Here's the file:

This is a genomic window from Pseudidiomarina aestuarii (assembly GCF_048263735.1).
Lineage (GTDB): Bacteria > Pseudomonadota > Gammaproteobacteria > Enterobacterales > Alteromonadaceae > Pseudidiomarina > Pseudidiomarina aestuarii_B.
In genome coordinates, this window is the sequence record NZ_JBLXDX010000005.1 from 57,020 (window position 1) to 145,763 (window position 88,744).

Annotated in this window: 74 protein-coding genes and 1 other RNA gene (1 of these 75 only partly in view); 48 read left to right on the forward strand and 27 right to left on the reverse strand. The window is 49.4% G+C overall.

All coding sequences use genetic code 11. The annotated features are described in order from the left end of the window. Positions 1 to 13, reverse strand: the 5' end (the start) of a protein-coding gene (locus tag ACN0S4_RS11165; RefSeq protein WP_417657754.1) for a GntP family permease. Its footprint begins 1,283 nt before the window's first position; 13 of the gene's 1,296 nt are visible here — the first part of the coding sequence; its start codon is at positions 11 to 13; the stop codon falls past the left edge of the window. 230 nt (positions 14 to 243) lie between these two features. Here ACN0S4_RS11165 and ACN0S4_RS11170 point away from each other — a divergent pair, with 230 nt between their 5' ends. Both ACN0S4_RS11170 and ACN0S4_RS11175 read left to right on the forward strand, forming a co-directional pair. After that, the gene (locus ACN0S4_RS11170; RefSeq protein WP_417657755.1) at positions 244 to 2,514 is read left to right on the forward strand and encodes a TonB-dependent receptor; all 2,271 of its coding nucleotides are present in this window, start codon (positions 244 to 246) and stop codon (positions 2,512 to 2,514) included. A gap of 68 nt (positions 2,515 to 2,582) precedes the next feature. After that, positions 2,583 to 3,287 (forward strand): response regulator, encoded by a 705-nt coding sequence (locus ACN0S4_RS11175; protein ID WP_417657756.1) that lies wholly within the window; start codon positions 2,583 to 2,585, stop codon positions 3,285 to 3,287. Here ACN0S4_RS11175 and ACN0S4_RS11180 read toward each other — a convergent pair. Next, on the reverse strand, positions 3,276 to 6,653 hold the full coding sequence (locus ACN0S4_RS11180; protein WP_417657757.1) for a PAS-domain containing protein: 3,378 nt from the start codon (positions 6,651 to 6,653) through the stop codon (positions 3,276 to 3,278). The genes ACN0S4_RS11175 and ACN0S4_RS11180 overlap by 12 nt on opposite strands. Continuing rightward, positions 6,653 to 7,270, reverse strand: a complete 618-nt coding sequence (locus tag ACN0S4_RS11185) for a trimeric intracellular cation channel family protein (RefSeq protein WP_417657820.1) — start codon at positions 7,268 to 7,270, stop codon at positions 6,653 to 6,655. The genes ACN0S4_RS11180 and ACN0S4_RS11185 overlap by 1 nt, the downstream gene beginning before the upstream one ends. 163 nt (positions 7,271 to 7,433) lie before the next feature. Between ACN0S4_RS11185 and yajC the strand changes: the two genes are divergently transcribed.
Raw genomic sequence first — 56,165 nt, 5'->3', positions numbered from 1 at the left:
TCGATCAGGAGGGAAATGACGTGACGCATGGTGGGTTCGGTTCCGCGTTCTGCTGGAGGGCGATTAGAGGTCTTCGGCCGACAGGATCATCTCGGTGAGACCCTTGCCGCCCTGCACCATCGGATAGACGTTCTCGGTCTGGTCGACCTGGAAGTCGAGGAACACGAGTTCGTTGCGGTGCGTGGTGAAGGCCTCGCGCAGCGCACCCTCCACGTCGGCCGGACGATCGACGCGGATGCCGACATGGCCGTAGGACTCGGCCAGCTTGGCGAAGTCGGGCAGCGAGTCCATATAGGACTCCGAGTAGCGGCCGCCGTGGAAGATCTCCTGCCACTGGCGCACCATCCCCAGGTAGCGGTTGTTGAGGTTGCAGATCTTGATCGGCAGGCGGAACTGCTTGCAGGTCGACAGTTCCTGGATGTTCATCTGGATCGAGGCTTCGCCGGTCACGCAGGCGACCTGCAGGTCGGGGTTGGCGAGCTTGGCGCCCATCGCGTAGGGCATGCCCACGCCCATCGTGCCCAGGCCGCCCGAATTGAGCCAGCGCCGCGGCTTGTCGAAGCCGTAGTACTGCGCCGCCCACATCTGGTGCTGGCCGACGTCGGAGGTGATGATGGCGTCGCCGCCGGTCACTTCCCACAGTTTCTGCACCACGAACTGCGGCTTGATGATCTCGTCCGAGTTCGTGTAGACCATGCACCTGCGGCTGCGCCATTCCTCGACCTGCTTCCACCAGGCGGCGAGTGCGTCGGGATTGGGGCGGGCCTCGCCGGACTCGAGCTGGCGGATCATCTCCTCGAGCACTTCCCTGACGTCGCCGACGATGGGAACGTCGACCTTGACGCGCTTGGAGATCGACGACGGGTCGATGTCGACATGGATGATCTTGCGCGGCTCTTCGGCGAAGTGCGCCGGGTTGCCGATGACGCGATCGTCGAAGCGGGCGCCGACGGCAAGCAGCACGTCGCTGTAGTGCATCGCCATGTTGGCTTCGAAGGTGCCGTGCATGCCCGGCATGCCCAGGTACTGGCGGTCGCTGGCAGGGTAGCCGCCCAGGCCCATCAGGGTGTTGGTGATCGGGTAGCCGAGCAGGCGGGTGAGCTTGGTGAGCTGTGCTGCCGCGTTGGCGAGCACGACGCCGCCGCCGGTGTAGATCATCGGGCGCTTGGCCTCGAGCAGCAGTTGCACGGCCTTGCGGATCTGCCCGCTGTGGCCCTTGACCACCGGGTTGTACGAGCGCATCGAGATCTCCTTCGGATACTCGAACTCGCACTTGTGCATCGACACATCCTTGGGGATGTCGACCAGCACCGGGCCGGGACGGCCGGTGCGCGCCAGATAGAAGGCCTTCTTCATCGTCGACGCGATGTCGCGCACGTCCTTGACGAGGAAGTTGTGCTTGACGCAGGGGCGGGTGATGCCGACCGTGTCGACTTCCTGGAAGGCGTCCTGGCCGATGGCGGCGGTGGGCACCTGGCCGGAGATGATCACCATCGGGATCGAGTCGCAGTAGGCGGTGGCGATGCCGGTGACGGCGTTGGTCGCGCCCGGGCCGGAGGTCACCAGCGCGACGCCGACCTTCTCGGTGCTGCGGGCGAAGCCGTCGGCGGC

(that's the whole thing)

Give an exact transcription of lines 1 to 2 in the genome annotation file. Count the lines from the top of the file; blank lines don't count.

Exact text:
This is a genomic window from Pseudidiomarina aestuarii (assembly GCF_048263735.1).
Lineage (GTDB): Bacteria > Pseudomonadota > Gammaproteobacteria > Enterobacterales > Alteromonadaceae > Pseudidiomarina > Pseudidiomarina aestuarii_B.